Australia-based Irishman TJ Doheny continued staking his claim for a fight with Naoya Inoue with victory in the Tokyo Dome on Monday night.

The 37-year-old southpaw scored a fourth-round stoppage of Filipino Bryl Bayagos, who is now 7-1-1, in the show opener, which still took place in front of thousands of fans. 

Doheny was impressive, but that wasn’t the first time the Japanese audiences have seen Doheny in full flow. 

In fact, in Japan he has been called by some “The Japanese Assassin” based on his previous visits to the country.

Doheny’s manager, Mike Altamura, has been with Doheny since Doheny was only a handful of fights into his pro career. Doheny is now 26-4 (20 KOs), and the former IBF super bantamweight champion is hoping he might get the call for Inoue in September, with Australia’s Sam Goodman tackling the “Monster” in December.

“I was familiar with him for his first couple of fights because he was training with a friend of mine [Tony Del Vecchio] in Australia, but it was early on,” recalled Altamura.

“Obviously being an outstanding Irish fighter living in Perth, Australia, it’s not like you walk down the street and there’s any kind of fanfare, but he walks the streets of Tokyo and there’s people out there pointing, coming over for photos, wanting his autograph, saying, ‘Ah, TJ Doheny, TJ Doheny’, and it gives him a rise where he says, ‘You know what, this feels like home. This is the only place I’ve ever fought where I’ve felt completely at home.’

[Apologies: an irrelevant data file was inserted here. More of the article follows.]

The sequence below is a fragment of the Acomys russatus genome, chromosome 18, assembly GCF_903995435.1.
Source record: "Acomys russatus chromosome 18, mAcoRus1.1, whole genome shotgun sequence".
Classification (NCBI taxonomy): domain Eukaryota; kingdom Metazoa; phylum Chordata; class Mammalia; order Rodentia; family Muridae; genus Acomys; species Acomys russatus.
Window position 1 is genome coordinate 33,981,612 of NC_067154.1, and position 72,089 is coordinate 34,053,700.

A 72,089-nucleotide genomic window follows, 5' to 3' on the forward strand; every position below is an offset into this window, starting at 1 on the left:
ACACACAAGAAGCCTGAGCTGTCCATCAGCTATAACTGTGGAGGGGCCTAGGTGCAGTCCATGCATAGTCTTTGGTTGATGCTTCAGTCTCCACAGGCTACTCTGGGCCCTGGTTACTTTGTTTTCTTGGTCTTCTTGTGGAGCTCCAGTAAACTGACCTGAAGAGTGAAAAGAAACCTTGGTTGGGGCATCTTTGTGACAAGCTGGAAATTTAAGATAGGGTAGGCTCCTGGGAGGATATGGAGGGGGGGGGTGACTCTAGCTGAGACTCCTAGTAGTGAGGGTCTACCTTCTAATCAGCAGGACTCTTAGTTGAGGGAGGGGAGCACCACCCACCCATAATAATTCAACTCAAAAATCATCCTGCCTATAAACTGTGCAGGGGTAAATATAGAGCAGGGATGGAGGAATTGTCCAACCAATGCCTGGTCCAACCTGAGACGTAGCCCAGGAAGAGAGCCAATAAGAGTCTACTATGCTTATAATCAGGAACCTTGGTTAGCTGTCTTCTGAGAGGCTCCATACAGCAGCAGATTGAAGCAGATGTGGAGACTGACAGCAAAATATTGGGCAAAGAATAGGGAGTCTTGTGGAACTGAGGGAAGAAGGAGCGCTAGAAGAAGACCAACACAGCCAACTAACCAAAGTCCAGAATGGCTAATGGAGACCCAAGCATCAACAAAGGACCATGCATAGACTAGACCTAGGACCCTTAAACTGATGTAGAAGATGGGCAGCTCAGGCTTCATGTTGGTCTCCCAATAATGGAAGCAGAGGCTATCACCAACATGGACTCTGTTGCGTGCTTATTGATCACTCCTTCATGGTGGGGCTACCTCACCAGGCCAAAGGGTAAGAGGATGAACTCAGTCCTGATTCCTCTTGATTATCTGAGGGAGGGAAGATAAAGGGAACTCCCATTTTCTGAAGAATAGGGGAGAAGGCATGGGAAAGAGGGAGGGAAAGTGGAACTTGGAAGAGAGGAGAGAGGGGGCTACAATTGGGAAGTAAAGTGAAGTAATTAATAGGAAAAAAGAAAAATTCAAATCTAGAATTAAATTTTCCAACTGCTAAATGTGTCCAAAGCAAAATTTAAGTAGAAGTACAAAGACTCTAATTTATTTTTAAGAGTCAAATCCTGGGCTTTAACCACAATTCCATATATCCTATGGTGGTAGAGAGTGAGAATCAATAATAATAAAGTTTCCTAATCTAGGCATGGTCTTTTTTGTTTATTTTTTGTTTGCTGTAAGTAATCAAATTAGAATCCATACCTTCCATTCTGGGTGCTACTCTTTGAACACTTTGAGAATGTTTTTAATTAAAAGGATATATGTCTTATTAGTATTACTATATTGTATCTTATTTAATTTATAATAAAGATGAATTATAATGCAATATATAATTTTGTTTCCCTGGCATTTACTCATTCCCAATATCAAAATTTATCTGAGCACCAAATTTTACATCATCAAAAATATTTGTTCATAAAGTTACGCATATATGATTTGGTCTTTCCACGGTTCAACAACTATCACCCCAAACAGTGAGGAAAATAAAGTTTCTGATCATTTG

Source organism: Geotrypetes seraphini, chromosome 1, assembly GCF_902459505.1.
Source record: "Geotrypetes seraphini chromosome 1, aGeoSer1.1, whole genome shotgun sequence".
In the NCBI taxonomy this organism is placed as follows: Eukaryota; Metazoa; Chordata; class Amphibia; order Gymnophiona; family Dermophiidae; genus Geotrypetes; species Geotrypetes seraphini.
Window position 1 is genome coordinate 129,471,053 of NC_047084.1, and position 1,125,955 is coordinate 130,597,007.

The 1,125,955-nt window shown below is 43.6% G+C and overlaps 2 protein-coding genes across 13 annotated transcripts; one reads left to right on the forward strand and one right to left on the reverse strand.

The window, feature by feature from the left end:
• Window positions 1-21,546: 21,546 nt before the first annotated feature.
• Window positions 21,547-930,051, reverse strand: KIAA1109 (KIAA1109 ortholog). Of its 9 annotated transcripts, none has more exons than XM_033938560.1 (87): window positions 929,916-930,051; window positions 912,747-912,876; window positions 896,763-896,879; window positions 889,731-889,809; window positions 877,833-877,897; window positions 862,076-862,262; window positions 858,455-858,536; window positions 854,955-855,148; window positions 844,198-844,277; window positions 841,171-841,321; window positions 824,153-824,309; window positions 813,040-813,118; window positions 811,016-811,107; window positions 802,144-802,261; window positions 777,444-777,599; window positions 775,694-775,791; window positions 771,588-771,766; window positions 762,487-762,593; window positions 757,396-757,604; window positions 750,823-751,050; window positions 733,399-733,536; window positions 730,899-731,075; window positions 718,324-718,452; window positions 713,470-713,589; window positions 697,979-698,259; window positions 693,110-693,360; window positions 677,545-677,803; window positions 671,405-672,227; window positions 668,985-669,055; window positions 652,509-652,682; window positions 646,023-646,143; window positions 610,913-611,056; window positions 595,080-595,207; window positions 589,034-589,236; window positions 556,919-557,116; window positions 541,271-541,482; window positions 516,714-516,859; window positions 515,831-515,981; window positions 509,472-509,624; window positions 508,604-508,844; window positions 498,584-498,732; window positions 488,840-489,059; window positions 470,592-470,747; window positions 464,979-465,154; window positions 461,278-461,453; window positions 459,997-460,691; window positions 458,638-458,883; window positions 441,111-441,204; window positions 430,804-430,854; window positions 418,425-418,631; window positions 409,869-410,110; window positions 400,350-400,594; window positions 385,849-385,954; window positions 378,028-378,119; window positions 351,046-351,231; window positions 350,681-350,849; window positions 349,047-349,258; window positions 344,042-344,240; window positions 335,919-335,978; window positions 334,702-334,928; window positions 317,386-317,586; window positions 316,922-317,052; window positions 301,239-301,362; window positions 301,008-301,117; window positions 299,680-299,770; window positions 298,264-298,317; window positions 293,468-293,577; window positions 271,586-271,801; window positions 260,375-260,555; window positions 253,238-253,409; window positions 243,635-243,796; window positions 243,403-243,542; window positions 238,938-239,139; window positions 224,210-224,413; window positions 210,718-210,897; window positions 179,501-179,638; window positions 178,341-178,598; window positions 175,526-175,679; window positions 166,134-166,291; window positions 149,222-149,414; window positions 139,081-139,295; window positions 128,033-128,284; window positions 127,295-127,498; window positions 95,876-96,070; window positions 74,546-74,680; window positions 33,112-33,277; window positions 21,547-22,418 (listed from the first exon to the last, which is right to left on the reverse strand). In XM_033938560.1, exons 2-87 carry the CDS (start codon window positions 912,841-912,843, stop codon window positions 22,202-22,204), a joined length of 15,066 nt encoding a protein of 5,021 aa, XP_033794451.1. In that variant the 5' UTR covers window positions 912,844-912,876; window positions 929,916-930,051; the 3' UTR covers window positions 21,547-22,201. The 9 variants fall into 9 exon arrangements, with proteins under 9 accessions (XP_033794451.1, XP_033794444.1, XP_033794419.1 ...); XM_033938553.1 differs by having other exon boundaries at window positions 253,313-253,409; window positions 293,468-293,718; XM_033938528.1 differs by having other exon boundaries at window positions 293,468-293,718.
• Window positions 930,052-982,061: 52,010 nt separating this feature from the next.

“He’s warmed to it because, especially the first time, nobody in Japan was expecting him to beat [Ryosuke] Iwasa [to win the IBF title]. Then he was considered to be a shot duck when he fought [Kazuki] Nakajima. He’s stopped him and then you’ve got to remember Japhethlee Llamido was Inoue’s sparring partner and from all understandings had performed exceptionally well [in sparring].

“He was an elite amateur, and TJ was supposed to be the first name on his [Llamido’s] record, obviously he [Llamido] beat Iwasa [in an eight-rounder] but it was a name to really cement him as a future star and future champion.”

Doheny upset matters again, so in Japan he is known as a problem. He outpointed Iwasa, then defeated 16-3-1 Ryohei Takahashi in New York, halted Nakajima in four and blasted out Llamido in the first round. 

“Maybe some people thought TJ could beat him with ring guile and ringcraft or whatever,” Altamura said of Doheny-Llamido. |No one was expecting a detonation in round one. I wasn’t expecting that! So, I don’t think anyone else was. We expected a proper fight, that TJ would have to work and break him down. 

“But because of the mythical proportions about him here [in Japan], he definitely embraces it.”

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